WASHINGTON– A federal appeals court on Friday overturned a Trump administration ruling that the active ingredient in weed killer Roundup does not pose a serious health risk and is “not likely” to cause cancer in humans. .
The 9th U.S. Circuit Court of Appeals has ordered the Environmental Protection Agency to reconsider its 2020 finding that glyphosate poses no health risk to people exposed to it by any means whether – on farms, yards or roadsides or as residues left on food crops.
Glyphosate is the active ingredient in Roundup, the most widely used herbicide in the world. Pharmaceutical giant Bayer, which acquired original herbicide producer Monsanto in 2018, is facing thousands of claims from people who say exposure to Roundup caused their cancer.
Roundup will remain available for sale. According to an agency spokesperson, EPA officials are reviewing the 54-page decision “and will decide on next steps.” The Supreme Court is also considering hearing an appeal from Bayer that could end thousands of cancer lawsuits.
Writing for a unanimous three-judge panel, Judge Michelle Friedland rejected the EPA’s conclusion that there was no risk to human health. She also ruled that the EPA failed to meet its obligations under the Endangered Species Act by inadequately reviewing the impact of glyphosate on animal species and vegetation.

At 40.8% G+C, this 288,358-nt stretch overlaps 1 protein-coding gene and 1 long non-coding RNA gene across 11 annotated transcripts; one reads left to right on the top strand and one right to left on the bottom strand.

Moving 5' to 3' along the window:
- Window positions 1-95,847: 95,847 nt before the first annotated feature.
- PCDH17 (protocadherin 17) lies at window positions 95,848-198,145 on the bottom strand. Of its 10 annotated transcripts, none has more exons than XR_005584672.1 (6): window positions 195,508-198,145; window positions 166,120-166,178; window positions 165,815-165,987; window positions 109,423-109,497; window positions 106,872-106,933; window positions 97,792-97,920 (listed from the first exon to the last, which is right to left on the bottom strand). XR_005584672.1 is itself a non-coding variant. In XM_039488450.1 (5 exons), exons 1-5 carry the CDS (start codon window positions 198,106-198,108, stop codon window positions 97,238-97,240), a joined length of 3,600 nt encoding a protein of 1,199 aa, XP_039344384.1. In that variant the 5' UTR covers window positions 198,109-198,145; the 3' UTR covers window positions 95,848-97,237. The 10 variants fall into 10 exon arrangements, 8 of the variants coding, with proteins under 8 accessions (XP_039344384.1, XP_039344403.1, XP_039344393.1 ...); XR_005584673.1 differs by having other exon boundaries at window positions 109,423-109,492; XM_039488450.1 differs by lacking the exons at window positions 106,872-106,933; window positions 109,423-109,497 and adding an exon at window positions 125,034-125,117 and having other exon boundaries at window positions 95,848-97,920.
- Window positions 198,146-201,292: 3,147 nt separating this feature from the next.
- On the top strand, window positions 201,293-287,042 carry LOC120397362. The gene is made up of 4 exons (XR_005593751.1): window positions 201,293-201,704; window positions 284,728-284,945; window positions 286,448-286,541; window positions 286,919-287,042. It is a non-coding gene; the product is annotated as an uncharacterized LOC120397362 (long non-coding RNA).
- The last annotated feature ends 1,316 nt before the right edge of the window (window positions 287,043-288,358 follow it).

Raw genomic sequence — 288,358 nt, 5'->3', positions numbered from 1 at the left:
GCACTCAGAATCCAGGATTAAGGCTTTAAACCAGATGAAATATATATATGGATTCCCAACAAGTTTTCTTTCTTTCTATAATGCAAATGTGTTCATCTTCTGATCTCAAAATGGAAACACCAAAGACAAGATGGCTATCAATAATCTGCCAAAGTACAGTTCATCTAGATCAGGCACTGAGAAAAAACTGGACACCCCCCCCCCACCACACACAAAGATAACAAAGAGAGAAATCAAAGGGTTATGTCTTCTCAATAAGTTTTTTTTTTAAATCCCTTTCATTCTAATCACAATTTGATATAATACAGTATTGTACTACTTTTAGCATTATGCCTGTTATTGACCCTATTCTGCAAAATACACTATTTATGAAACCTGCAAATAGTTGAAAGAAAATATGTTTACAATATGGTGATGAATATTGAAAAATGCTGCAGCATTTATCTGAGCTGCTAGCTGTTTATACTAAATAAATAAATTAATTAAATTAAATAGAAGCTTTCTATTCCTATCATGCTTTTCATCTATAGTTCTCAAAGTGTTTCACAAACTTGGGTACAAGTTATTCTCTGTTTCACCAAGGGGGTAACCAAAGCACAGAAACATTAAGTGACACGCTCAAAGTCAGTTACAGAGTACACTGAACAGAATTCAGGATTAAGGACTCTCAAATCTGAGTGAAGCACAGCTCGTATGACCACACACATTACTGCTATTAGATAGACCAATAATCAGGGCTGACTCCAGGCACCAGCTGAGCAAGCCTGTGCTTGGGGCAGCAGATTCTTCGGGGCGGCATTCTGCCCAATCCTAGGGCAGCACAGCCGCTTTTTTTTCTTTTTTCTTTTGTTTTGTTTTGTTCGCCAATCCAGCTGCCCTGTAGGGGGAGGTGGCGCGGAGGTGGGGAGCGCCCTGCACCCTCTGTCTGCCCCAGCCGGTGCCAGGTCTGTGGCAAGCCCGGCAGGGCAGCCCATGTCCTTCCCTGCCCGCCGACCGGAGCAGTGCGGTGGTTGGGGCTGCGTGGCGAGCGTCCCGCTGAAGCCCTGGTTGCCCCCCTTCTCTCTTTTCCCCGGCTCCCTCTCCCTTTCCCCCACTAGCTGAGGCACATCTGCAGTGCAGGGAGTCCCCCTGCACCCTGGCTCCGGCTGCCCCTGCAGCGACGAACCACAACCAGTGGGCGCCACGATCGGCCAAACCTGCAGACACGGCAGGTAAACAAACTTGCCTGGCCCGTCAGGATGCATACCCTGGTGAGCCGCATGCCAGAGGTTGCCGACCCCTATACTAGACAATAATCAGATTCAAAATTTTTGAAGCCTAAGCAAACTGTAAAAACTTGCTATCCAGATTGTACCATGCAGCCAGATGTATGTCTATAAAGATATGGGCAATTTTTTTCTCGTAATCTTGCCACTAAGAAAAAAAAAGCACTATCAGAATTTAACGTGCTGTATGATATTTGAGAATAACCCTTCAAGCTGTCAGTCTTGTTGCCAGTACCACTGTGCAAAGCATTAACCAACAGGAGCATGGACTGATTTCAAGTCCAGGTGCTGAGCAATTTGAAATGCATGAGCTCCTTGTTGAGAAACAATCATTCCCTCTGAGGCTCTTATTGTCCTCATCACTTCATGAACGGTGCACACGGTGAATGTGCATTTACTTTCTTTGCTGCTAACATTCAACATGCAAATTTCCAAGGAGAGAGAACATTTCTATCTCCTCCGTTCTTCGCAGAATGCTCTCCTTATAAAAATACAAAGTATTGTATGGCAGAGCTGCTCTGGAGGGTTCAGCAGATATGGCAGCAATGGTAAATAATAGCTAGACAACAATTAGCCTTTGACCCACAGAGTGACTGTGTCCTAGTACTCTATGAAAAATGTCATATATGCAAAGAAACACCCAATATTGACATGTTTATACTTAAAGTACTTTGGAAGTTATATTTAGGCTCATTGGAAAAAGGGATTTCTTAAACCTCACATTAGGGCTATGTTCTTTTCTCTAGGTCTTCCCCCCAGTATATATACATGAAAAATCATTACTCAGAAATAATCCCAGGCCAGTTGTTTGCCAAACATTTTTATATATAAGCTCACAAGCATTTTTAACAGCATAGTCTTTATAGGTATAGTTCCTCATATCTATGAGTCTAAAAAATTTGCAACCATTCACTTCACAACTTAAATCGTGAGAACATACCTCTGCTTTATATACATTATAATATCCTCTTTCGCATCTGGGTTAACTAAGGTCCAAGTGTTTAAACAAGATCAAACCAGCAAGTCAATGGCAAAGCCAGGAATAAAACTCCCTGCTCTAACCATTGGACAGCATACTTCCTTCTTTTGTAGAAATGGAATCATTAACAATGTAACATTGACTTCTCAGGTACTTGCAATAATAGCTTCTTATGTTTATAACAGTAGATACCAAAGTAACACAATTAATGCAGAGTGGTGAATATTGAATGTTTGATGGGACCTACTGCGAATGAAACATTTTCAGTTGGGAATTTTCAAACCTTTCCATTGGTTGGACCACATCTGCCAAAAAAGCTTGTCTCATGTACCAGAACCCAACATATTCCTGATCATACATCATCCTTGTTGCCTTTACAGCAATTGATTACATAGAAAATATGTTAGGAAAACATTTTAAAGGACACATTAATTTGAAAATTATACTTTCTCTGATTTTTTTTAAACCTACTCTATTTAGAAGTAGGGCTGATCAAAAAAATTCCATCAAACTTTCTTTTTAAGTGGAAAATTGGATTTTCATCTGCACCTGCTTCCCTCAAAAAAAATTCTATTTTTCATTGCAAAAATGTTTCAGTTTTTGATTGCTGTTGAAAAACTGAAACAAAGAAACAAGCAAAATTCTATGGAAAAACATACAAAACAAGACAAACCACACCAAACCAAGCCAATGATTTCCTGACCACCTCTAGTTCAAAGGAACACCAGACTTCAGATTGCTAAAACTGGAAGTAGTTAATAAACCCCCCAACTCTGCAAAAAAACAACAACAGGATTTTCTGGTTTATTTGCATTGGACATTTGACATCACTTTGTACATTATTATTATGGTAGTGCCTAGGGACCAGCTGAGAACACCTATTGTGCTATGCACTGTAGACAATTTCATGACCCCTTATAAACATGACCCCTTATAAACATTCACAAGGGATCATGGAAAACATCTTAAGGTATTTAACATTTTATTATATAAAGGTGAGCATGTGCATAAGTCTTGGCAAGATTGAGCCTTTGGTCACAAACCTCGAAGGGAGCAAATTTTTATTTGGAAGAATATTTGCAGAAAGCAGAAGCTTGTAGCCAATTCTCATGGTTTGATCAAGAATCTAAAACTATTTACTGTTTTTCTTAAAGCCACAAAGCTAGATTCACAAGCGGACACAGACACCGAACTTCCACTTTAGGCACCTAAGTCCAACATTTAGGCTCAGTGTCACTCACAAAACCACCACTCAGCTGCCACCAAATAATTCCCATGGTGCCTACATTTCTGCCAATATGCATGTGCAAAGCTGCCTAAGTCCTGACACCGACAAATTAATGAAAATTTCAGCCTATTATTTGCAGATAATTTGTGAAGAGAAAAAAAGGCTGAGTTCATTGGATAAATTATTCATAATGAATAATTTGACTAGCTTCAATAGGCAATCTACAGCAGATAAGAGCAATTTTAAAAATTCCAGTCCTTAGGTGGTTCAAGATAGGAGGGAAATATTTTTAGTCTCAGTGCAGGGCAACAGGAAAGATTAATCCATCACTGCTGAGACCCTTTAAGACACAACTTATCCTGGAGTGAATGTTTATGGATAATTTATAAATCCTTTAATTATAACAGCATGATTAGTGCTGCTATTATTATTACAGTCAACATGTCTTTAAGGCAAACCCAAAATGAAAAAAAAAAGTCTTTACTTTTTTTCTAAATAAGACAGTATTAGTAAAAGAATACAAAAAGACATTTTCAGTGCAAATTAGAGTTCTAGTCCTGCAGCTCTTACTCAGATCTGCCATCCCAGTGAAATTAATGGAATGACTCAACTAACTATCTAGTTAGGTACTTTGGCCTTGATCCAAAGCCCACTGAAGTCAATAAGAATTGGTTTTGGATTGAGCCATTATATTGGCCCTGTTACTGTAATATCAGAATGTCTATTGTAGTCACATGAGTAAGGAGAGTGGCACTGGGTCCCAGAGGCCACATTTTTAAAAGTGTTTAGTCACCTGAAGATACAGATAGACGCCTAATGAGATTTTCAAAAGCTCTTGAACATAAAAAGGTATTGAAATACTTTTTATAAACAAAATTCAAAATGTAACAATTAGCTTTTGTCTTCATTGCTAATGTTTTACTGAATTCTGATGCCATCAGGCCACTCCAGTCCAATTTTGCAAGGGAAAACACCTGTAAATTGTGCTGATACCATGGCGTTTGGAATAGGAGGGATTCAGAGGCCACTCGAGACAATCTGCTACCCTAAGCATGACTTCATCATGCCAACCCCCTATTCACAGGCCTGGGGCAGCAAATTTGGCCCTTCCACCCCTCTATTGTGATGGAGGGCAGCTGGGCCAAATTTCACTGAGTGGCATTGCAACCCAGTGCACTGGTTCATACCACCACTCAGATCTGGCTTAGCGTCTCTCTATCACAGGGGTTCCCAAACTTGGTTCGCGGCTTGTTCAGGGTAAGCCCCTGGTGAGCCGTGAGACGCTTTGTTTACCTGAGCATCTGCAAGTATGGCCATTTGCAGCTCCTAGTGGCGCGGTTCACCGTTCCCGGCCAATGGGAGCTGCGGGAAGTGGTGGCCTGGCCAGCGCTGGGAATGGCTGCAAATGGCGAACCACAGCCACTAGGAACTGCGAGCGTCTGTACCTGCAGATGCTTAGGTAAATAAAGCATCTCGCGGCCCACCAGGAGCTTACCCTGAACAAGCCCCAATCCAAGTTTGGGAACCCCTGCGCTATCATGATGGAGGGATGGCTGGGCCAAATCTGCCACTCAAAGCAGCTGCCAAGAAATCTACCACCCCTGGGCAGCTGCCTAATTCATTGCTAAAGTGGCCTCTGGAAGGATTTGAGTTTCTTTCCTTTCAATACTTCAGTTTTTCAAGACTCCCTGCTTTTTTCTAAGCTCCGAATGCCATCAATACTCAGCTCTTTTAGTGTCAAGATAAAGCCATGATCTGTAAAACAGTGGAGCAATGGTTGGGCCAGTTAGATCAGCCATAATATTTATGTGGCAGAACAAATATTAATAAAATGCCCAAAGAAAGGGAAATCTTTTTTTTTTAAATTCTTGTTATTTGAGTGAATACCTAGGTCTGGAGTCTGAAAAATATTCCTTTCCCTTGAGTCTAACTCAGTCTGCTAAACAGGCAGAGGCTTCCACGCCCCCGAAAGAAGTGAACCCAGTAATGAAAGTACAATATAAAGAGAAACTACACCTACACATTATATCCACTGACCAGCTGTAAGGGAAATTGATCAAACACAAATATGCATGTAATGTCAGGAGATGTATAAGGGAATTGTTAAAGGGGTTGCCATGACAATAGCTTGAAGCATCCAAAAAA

Legal critics said the EPA “shirked its obligations under the Endangered Species Act. We agree and refer to the agency for further consideration,” Friedland, a candidate for former President Barack Obama, wrote.
The Center for Food Safety, one of the groups that challenged the ruling, called Friday’s ruling a “historic victory for farmworkers and the environment.”
The ruling “gives a voice to those who suffer from glyphosate cancer, non-Hodgkin’s lymphoma,” said Amy van Saun, the center’s senior counsel.
“The EPA’s conclusion on the risk of ‘no cancer’ did not stand up to scrutiny,” she said. “The court agreed that the EPA must ensure the safety of endangered species before giving the green light to glyphosate.”
While the EPA said it found no evidence of cancer risk from glyphosate, the Biden administration said it plans to revisit the matter. In 2015, the International Agency for Research on Cancer classified the chemical as “probably carcinogenic”.
Bayer announced last year that it was withdrawing glyphosate from the U.S. residential lawn and garden market, beginning in 2023.
A Bayer spokesperson could not immediately be reached for comment. But the company argues in court that federal regulators have repeatedly determined that its products are safe and that lawsuits based on the claims under state law should be dismissed.
Last year, Bayer set aside $4.5 billion to deal with claims that glyphosate causes non-Hodgkin’s lymphoma, a type of cancer. The company had previously taken on nearly $10 billion for previous rounds of litigation.
“The EPA’s failure to act on science, as detailed in the litigation, has adverse health consequences for agricultural workers, the public, and ecosystems in the real world,” said Jay Feldman, executive director of Beyond Pesticides, a plaintiff in the case. “Because of this lawsuit, the agency’s obstruction of the regulatory process will not be permitted.”
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Post expires at 1:28am on Tuesday June 28th, 2022